Asking why things happened at the pace that they did and not some other pace isn't an easy question to answer in a short forum post. The same question can be asked about any emerging technology, and the answers usually involve things like reliability, cost, potential applications, profitability, time and resources to build the required infrastructure that is itself needed to build, support, and expand the technology, scalability, ease of use, education and training of personnel, and many more.

Sometimes these technologies expand quickly, sometimes they don't. Although, perhaps ironically for this thread, I would guess that the codebreaking effort of WW2 sped the development and adoption of fully electronic digital computers by about a decade. Colossus was literally the first fully programmable, electronic, digital computer ever built, and it was built specifically because of the challenges codebreaking imposed. Whose to say how long it would have been had WW2 not happened?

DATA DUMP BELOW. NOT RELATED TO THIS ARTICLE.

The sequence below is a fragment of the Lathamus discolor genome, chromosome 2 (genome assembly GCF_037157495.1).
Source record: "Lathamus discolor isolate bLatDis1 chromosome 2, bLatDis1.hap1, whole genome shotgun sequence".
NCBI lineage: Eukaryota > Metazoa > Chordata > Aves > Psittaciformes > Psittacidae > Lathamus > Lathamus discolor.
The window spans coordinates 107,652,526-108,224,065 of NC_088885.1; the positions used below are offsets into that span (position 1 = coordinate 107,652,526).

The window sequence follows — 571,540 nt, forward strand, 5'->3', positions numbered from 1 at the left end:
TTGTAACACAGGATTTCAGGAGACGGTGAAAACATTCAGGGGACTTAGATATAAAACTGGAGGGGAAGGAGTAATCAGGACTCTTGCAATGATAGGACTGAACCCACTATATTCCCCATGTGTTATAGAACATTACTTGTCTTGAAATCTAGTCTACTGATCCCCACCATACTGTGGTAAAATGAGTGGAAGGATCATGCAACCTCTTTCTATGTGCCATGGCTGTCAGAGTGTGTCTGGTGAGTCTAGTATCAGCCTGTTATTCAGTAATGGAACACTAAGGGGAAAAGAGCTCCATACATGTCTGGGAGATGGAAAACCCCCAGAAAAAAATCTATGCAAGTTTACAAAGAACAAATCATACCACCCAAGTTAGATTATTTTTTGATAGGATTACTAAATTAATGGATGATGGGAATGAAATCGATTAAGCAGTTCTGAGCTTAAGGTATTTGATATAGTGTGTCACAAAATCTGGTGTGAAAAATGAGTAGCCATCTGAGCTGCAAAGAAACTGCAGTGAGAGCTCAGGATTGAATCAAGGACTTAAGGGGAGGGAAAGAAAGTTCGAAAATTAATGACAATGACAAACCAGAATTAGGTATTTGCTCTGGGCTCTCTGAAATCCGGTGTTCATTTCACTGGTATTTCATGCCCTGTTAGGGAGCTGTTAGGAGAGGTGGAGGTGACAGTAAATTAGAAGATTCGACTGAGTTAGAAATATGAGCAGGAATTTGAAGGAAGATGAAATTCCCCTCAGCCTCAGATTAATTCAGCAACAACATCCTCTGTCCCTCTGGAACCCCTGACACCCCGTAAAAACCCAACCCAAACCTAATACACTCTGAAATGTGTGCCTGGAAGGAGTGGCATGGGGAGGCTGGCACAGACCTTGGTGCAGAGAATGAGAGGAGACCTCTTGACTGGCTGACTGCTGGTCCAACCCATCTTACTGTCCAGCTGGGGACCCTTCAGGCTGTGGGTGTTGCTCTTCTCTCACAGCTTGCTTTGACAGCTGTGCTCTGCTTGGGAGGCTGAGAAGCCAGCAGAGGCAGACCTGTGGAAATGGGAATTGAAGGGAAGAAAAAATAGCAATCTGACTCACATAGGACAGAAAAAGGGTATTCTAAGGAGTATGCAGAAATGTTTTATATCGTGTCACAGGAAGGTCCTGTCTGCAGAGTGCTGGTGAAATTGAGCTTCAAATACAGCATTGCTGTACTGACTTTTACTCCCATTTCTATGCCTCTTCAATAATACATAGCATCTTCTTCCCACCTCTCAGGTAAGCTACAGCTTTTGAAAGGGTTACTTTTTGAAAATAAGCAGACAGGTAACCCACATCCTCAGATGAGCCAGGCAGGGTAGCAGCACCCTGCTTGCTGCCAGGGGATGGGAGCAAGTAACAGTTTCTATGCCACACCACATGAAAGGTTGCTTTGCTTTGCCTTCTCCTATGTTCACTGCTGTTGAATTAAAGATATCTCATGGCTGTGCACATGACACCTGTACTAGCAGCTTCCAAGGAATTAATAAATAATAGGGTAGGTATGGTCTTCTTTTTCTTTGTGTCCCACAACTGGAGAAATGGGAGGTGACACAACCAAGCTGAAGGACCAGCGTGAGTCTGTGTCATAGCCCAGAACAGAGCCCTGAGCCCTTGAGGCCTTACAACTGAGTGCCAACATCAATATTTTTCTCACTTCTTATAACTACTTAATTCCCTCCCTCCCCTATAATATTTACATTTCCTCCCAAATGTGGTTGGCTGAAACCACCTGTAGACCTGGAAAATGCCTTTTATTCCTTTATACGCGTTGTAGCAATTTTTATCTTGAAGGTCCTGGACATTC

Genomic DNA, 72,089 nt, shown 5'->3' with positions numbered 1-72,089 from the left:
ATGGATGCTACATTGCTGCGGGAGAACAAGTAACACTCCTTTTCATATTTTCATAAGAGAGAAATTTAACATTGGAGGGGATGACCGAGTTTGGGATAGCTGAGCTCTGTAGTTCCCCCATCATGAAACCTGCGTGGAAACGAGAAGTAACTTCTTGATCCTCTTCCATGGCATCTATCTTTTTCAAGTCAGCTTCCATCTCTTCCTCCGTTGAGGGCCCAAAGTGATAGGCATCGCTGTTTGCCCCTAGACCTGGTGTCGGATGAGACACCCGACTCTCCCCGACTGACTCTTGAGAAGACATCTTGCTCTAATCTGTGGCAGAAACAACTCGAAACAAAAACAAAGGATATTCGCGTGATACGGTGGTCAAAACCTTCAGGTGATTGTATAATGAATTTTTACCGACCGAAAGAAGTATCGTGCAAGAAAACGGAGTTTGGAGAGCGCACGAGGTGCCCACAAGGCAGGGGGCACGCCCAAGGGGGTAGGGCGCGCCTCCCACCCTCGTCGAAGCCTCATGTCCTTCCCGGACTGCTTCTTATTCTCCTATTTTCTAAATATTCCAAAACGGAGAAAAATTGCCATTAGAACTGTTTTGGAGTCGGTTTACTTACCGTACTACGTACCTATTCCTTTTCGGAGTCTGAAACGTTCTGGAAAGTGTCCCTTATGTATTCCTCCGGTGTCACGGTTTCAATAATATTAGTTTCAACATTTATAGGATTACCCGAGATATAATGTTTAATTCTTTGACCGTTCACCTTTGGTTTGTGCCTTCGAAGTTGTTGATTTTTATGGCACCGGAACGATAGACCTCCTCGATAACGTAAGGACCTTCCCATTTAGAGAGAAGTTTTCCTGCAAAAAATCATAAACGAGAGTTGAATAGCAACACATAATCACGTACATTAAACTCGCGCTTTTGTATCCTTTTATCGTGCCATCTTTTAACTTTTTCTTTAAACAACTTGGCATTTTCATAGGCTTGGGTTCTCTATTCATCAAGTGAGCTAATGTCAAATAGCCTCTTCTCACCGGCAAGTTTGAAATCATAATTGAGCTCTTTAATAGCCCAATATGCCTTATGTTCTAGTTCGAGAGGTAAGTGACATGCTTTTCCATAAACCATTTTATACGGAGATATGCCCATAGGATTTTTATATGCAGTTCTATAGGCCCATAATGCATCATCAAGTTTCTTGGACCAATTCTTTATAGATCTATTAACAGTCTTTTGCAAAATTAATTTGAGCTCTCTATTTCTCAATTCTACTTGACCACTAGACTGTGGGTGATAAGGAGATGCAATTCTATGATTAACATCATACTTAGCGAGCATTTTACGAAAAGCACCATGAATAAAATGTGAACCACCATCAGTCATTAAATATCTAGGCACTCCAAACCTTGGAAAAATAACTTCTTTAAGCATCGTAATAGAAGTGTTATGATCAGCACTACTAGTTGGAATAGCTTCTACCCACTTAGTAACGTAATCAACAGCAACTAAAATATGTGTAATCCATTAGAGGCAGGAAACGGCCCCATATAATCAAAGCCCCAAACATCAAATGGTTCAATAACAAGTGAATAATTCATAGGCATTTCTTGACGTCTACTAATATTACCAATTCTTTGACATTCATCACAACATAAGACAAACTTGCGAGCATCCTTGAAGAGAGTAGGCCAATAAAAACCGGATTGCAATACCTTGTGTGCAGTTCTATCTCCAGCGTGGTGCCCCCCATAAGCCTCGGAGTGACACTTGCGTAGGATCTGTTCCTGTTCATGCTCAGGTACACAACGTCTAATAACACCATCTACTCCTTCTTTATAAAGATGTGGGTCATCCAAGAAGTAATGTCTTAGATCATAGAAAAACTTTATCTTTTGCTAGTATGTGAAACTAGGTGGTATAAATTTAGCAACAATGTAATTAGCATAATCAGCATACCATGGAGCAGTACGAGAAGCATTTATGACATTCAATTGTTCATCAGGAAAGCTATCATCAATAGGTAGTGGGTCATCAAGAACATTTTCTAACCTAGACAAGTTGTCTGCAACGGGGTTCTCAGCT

• #41
Vanadium 50
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One problem with using electronics to emulate electromechanical rotor machines was the complexity of an electronic crossbar switch, capable of cyclically indexing an array of scrambled connections
Sure, and that's why they went electromechanical.